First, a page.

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# 4.3 Using Derivatives for Curve Sketching

Download Presentation ## 4.3 Using Derivatives for Curve Sketching

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1. Photo by Vickie Kelly, 1995 Greg Kelly, Hanford High School, Richland, Washington 4.3 Using Derivatives for Curve Sketching Old Faithful Geyser, Yellowstone National Park

2. Photo by Vickie Kelly, 2007 Greg Kelly, Hanford High School, Richland, Washington 4.3 Using Derivatives for Curve Sketching Yellowstone Falls, Yellowstone National Park

3. Photo by Vickie Kelly, 2007 Greg Kelly, Hanford High School, Richland, Washington 4.3 Using Derivatives for Curve Sketching Mammoth Hot Springs, Yellowstone National Park

4. In the past, one of the important uses of derivatives was as an aid in curve sketching. Even though we usually use a calculator or computer to draw complicated graphs, it is still important to understand the relationships between derivatives and graphs.

5. is positive is negative is zero is positive is negative is zero First derivative: Curve is rising. Curve is falling. Possible local maximum or minimum. Second derivative: Curve is concave up. Curve is concave down. Possible inflection point (where concavity changes).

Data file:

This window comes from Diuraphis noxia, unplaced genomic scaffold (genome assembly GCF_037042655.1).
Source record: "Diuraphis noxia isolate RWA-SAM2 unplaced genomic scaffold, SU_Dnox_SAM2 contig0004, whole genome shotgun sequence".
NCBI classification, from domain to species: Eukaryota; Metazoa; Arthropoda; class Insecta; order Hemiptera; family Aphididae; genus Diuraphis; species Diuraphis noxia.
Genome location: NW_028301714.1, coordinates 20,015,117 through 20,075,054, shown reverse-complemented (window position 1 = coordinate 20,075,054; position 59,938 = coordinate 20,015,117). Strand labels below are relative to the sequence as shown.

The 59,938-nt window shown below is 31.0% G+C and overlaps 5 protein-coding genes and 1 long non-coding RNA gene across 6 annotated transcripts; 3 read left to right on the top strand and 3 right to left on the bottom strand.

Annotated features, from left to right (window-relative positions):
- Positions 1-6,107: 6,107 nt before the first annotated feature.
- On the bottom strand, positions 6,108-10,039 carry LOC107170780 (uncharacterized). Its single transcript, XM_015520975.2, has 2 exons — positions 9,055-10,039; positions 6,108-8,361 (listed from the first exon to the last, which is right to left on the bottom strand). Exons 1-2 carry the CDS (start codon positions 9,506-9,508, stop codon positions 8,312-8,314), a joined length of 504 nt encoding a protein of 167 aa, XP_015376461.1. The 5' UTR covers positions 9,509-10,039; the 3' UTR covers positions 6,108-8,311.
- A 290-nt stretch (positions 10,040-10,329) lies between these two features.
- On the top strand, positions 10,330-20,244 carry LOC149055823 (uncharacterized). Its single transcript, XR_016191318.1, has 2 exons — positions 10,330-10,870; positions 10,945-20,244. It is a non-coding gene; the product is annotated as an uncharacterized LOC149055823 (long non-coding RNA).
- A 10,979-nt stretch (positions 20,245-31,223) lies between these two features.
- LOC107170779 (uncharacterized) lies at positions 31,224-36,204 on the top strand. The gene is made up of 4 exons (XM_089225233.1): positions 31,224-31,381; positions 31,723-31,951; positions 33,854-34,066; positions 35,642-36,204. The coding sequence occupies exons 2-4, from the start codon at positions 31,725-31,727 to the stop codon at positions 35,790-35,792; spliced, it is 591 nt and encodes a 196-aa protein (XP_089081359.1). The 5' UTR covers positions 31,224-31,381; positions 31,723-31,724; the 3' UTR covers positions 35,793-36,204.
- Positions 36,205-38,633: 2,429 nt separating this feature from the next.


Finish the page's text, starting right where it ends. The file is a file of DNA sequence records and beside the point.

6. There are roots at and . Possible extreme at . Set Example: Graph We can use a chart to organize our thoughts. First derivative test: negative positive positive

7. There are roots at and . Possible extreme at . Set maximum at minimum at Example: Graph First derivative test:

8. There is a local maximum at (0,4) because for all x in and for all x in (0,2) . There is a local minimum at (2,0) because for all x in (0,2) and for all x in . Example: Graph NOTE: On the AP Exam, it is not sufficient to simply draw the chart and write the answer. You must give a written explanation! First derivative test:

9. There are roots at and . Possible extreme at . Because the second derivative at x =0 is negative, the graph is concave down and therefore (0,4) is a local maximum. Because the second derivative at x =2 is positive, the graph is concave up and therefore (2,0) is a local minimum. Example: Graph Or you could use the second derivative test:

10. Possible inflection point at . There is an inflection point at x =1 because the second derivative changes from negative to positive. inflection point at Example: Graph We then look for inflection points by setting the second derivative equal to zero. negative positive

11. rising, concave down local max falling, inflection point local min rising, concave up Make a summary table: p